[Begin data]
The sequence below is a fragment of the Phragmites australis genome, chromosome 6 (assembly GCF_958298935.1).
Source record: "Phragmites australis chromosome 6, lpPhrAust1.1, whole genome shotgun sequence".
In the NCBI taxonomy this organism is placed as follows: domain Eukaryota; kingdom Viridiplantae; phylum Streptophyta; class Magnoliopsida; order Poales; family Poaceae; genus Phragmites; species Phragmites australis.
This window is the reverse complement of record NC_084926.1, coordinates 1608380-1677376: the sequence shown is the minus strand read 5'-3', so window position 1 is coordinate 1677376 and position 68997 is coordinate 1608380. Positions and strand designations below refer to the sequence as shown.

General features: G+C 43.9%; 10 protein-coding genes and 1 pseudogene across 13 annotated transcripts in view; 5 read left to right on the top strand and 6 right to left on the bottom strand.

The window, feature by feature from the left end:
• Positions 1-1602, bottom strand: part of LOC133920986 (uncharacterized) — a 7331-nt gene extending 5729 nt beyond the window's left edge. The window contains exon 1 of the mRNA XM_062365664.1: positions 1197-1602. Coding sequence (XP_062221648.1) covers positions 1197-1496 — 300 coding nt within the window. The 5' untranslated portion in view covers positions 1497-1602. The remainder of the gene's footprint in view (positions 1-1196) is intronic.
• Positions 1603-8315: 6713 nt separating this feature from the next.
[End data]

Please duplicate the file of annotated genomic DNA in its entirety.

The sequence below is a fragment of the Phragmites australis genome, chromosome 6 (assembly GCF_958298935.1).
Source record: "Phragmites australis chromosome 6, lpPhrAust1.1, whole genome shotgun sequence".
In the NCBI taxonomy this organism is placed as follows: domain Eukaryota; kingdom Viridiplantae; phylum Streptophyta; class Magnoliopsida; order Poales; family Poaceae; genus Phragmites; species Phragmites australis.
This window is the reverse complement of record NC_084926.1, coordinates 1608380-1677376: the sequence shown is the minus strand read 5'-3', so window position 1 is coordinate 1677376 and position 68997 is coordinate 1608380. Positions and strand designations below refer to the sequence as shown.

General features: G+C 43.9%; 10 protein-coding genes and 1 pseudogene across 13 annotated transcripts in view; 5 read left to right on the top strand and 6 right to left on the bottom strand.

The window, feature by feature from the left end:
• Positions 1-1602, bottom strand: part of LOC133920986 (uncharacterized) — a 7331-nt gene extending 5729 nt beyond the window's left edge. The window contains exon 1 of the mRNA XM_062365664.1: positions 1197-1602. Coding sequence (XP_062221648.1) covers positions 1197-1496 — 300 coding nt within the window. The 5' untranslated portion in view covers positions 1497-1602. The remainder of the gene's footprint in view (positions 1-1196) is intronic.
• Positions 1603-8315: 6713 nt separating this feature from the next.